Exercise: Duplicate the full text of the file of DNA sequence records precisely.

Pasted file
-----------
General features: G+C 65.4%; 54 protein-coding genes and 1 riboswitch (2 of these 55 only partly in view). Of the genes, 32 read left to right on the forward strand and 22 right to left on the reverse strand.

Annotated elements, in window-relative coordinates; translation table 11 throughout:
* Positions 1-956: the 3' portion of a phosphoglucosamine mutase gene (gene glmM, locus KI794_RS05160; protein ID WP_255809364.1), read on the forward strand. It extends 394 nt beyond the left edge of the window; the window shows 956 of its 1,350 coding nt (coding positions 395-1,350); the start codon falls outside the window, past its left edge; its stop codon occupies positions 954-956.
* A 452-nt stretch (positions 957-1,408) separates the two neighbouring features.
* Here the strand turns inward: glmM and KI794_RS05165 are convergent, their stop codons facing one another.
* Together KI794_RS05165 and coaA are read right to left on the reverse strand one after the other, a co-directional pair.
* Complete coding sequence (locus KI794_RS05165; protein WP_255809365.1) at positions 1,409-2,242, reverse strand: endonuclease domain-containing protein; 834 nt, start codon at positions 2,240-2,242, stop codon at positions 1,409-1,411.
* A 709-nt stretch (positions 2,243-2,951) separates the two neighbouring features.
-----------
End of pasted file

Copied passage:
General features: G+C 65.4%; 54 protein-coding genes and 1 riboswitch (2 of these 55 only partly in view). Of the genes, 32 read left to right on the forward strand and 22 right to left on the reverse strand.

Annotated elements, in window-relative coordinates; translation table 11 throughout:
* Positions 1-956: the 3' portion of a phosphoglucosamine mutase gene (gene glmM, locus KI794_RS05160; protein ID WP_255809364.1), read on the forward strand. It extends 394 nt beyond the left edge of the window; the window shows 956 of its 1,350 coding nt (coding positions 395-1,350); the start codon falls outside the window, past its left edge; its stop codon occupies positions 954-956.
* A 452-nt stretch (positions 957-1,408) separates the two neighbouring features.
* Here the strand turns inward: glmM and KI794_RS05165 are convergent, their stop codons facing one another.
* Together KI794_RS05165 and coaA are read right to left on the reverse strand one after the other, a co-directional pair.
* Complete coding sequence (locus KI794_RS05165; protein WP_255809365.1) at positions 1,409-2,242, reverse strand: endonuclease domain-containing protein; 834 nt, start codon at positions 2,240-2,242, stop codon at positions 1,409-1,411.
* A 709-nt stretch (positions 2,243-2,951) separates the two neighbouring features.